June 25, 2017

Bone Broth for Dogs (and a little something for humans too)

A couple of weeks ago, I saw a video by Dr. Karen Becker on how she makes bone broth for her dog. I meant to make some for Bartles and just got around to doing it today. I wasn't planning on making a blog post out of it but I recently had my computer reformatted (because it was slower than a turtle) and upgraded to Photoshop CC 2017 (wha? is this newness!) and added a few new photo filters from VSCO. The point being that I have found joy in taking pictures and editing them again and while I am exhausted beyond measure (I'll share in another post), I took lots of pictures of our day in making bone broth for Mr. B and our guest pups, Spootie and Clover (we always ask permission first when feeding things to our guest dogs - some dogs are on a strict diet or have allergies and can't have anything other than what they are currently eating, while others welcome us to give their dog what we make). 

The video from Dr. Karen Becker is here and for anyone who is interested in making bone broth for your dog, I highly recommend sitting through the video and listen to her give a full explanation on making it. 

We bought a 5.5 pound whole chicken from Giant. We normally get meat and vegetables for our dogs (and sometimes us, although not all the time) from Whole Foods, but we were pressed for time and so Yangkyu went over to a grocery store near our home. 

I had taken it out of its packaging and washed it under running water and realized afterwards that the stock pot was too far away for me to put it in. I am not too keen on raw chicken juice dripping all over my countertops. I also have never handled a 5.5 pound whole chicken before and while I was contemplating how to transfer this chicken to the stock pot without getting chicken juice all over, I was slowly but surely beginning to realize the uncomfortable feeling of raw whole chicken in my hands. I promptly gave a shriek and asked Yangkyu to hurry over to bring the stock pot near me before I dropped the chicken in the sink. While I was freaking out, I somehow managed to thank the chicken for playing a part in helping Bartles feel better and give him a nutritious meal. Some of our animal friends make those kinds of sacrifices for our other animal friends.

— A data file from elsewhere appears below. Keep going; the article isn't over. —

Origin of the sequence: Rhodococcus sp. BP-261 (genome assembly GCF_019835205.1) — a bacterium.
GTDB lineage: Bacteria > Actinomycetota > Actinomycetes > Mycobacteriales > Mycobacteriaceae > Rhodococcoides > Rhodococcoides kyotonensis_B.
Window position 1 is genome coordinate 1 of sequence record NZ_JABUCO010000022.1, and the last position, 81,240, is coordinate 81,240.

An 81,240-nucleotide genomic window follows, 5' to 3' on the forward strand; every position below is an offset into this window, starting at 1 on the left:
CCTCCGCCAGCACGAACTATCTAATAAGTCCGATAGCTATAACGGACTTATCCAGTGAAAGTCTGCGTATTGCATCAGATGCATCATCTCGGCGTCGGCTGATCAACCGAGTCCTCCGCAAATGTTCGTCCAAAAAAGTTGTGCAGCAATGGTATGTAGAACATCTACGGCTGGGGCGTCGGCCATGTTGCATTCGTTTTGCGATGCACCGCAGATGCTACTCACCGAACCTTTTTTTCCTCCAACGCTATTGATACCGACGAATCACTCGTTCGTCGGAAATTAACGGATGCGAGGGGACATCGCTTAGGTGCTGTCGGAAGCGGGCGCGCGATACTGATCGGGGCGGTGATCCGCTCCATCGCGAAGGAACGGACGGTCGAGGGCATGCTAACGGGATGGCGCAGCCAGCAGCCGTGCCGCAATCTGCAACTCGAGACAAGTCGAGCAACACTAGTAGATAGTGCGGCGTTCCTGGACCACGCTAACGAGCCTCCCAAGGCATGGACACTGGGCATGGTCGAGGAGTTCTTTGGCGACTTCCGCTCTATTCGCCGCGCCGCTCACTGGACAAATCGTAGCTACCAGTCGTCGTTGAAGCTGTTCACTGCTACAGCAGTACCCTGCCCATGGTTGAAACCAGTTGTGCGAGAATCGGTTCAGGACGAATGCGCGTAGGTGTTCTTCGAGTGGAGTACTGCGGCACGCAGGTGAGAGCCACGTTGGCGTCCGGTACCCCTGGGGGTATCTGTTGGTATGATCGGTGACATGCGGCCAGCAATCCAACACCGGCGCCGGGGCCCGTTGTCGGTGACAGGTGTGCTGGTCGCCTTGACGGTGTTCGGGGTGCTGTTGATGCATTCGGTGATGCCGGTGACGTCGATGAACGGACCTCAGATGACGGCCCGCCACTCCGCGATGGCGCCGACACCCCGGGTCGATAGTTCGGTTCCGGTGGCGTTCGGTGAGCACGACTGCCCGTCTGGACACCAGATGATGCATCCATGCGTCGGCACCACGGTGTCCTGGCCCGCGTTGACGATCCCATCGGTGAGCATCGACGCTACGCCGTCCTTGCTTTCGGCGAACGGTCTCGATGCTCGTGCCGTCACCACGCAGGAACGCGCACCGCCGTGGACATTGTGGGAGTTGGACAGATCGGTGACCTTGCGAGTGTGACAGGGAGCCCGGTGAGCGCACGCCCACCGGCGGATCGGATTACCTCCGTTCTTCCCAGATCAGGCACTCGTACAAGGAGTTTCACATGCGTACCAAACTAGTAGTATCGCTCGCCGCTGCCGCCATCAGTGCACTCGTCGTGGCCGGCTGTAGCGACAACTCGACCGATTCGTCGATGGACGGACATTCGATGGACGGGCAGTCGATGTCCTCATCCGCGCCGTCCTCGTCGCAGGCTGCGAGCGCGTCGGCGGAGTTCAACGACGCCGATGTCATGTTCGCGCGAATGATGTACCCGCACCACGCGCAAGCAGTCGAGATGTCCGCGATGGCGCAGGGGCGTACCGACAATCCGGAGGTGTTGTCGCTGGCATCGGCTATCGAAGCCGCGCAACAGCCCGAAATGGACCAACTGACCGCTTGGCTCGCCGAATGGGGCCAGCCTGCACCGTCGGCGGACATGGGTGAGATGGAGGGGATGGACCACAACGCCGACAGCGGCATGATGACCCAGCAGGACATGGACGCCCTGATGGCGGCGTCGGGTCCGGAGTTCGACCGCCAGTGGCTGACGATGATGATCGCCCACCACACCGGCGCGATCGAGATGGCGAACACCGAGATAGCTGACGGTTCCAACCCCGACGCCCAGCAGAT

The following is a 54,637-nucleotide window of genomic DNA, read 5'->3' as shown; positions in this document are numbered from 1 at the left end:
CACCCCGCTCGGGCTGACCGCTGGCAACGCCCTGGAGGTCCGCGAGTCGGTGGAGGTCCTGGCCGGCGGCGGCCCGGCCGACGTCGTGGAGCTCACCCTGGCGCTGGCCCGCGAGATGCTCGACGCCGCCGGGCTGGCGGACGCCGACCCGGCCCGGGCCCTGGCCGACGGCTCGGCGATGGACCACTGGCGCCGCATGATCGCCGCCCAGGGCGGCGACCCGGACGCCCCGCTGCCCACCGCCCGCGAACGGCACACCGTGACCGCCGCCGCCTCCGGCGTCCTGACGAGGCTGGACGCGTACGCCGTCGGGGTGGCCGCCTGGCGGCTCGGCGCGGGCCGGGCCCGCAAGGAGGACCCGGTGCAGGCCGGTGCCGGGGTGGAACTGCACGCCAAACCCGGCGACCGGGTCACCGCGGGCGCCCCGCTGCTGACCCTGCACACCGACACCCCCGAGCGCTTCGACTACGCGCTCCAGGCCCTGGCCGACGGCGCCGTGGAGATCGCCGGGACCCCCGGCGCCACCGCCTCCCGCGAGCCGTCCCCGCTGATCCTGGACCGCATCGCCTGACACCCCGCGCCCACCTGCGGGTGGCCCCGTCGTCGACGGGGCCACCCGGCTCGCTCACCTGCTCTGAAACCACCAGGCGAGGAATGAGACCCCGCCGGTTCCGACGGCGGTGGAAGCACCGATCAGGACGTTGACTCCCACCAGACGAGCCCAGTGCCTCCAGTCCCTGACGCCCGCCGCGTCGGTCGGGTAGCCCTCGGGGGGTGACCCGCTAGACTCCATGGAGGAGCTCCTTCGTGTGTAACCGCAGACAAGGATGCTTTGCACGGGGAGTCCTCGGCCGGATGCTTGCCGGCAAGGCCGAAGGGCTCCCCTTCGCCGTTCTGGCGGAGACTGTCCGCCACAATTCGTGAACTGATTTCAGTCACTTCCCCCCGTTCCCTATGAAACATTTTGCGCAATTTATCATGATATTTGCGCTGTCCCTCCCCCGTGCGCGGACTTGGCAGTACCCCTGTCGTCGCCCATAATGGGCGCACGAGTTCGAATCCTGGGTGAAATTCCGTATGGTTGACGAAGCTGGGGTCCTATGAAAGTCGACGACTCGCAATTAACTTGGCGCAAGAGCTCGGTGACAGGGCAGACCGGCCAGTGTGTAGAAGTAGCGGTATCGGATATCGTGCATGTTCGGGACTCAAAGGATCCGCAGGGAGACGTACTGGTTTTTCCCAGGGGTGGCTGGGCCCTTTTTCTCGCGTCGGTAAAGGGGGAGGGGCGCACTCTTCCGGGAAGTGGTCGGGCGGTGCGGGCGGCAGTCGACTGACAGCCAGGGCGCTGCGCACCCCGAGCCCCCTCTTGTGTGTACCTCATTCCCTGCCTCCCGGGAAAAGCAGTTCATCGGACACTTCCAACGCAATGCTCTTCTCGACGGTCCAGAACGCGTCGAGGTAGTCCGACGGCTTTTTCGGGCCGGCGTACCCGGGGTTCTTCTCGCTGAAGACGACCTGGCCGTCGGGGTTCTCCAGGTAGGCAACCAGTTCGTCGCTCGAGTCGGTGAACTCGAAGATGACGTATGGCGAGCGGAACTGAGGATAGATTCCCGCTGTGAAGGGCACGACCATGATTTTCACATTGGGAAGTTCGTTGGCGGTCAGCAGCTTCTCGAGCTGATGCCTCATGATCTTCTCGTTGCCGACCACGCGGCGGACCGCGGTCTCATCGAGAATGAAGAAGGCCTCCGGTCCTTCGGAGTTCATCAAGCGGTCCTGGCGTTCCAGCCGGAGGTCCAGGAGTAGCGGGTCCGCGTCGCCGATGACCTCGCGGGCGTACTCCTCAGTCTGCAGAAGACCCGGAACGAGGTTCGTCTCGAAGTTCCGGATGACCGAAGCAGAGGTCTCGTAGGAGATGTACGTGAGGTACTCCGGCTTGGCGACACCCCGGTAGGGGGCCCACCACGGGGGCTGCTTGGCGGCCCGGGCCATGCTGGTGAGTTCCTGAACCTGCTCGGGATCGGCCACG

To make our bone broth, we filled our stock pot with 1 gallon of water and a teaspoon of Bragg's apple cider vinegar. If you listen to the video by Dr. Karen Becker, you'll see that vinegar plays a role in extracting all the good nutrients from the bones. That is really the goal in making these broths -- so that dogs will get the health benefit and have something tasty as well. 

We put ours on medium heat for about 4.5 hours, stirring it a few times, and the meat eventually start ed to fall off the bones. At about 4.5 hours the meat was completely off the bone (by itself while I was stirring and not me pulling it off). 

From here, I carefully spooned out all, and I mean ALL, the small and big pieces of bone and skin into another pot to make a second bath of broth. I really spent time (a good 20 minutes) fishing the bones out because it takes time to get all the pieces out. Dogs should never be fed cooked bone as it is harmful to them. So please please please, make sure you take careful time doing this. Even when you are ready to feed them, just do a double check. It is certainly better to be safe than sorry. 

I saved the stock pot with the cooked meat and broth to feed to Bartles, Spootie and Clover for dinner and also took some out for Yangkyu and I to eat. 

I filled the new pot with all the bones and skin with 12 cups of water and again a teaspoon of Bragg's apple cider vinegar (it's usually 1 teaspoon of vinegar per 1 gallon of water, but I just improvised) and it is currently simmering on low heat as I write this blog post. I will likely cook it for 24 hours. Once that is done, I will again carefully fish out any remaining bones and fragments and save the bone broth to give to Bartles as part of his healthy diet. 

As for us -- I added some vegetables (onions, carrots, cabbages, kale) with some salt and pepper and garlic and cooked it on low for another 40 minutes. I haven't had a chance to eat it yet, but Yangkyu did and I seriously heard happy grunts as he gobbled it down. Yay. So a great way to get a healthy meal for dogs and humans using one whole chicken. 

 // Stock pot on the bottom left is the cooked meat with the first batch of bone broth. Pot on the bottom right is the new broth in the making with all the bones and skin fished out of the first stock pot. Top right pot is cooked meat and broth with added vegetables, salt, pepper and garlic for human consumption. // 

Happy eating everyone! 

1 comment

  1. waaaw... thanks for your important information you are feeding us with on this.
    united service dog


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